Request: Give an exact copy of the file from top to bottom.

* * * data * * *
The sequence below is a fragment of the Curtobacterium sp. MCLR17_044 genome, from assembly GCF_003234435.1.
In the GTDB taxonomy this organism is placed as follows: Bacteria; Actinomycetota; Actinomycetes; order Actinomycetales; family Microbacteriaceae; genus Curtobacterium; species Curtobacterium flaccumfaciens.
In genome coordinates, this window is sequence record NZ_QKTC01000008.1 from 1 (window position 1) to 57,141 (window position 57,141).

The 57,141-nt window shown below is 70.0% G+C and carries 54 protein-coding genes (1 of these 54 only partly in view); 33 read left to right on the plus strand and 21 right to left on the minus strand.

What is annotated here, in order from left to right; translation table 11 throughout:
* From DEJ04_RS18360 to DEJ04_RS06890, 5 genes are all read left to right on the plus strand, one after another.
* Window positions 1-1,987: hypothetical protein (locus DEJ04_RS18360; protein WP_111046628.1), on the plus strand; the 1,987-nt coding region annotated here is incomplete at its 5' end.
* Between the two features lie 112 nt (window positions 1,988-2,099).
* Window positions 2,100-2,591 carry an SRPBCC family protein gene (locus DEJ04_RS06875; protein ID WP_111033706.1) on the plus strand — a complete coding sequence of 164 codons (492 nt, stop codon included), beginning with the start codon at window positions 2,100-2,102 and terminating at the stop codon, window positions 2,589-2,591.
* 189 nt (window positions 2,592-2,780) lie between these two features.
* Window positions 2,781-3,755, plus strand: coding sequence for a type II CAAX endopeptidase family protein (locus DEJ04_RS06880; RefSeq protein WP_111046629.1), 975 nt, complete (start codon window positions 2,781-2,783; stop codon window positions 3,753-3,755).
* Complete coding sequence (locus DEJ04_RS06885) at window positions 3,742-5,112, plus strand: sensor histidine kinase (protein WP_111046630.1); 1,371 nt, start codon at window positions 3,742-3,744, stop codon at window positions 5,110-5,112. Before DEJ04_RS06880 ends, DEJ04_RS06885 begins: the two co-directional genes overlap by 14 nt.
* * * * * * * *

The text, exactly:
The sequence below is a fragment of the Curtobacterium sp. MCLR17_044 genome, from assembly GCF_003234435.1.
In the GTDB taxonomy this organism is placed as follows: Bacteria; Actinomycetota; Actinomycetes; order Actinomycetales; family Microbacteriaceae; genus Curtobacterium; species Curtobacterium flaccumfaciens.
In genome coordinates, this window is sequence record NZ_QKTC01000008.1 from 1 (window position 1) to 57,141 (window position 57,141).

The 57,141-nt window shown below is 70.0% G+C and carries 54 protein-coding genes (1 of these 54 only partly in view); 33 read left to right on the plus strand and 21 right to left on the minus strand.

What is annotated here, in order from left to right; translation table 11 throughout:
* From DEJ04_RS18360 to DEJ04_RS06890, 5 genes are all read left to right on the plus strand, one after another.
* Window positions 1-1,987: hypothetical protein (locus DEJ04_RS18360; protein WP_111046628.1), on the plus strand; the 1,987-nt coding region annotated here is incomplete at its 5' end.
* Between the two features lie 112 nt (window positions 1,988-2,099).
* Window positions 2,100-2,591 carry an SRPBCC family protein gene (locus DEJ04_RS06875; protein ID WP_111033706.1) on the plus strand — a complete coding sequence of 164 codons (492 nt, stop codon included), beginning with the start codon at window positions 2,100-2,102 and terminating at the stop codon, window positions 2,589-2,591.
* 189 nt (window positions 2,592-2,780) lie between these two features.
* Window positions 2,781-3,755, plus strand: coding sequence for a type II CAAX endopeptidase family protein (locus DEJ04_RS06880; RefSeq protein WP_111046629.1), 975 nt, complete (start codon window positions 2,781-2,783; stop codon window positions 3,753-3,755).
* Complete coding sequence (locus DEJ04_RS06885) at window positions 3,742-5,112, plus strand: sensor histidine kinase (protein WP_111046630.1); 1,371 nt, start codon at window positions 3,742-3,744, stop codon at window positions 5,110-5,112. Before DEJ04_RS06880 ends, DEJ04_RS06885 begins: the two co-directional genes overlap by 14 nt.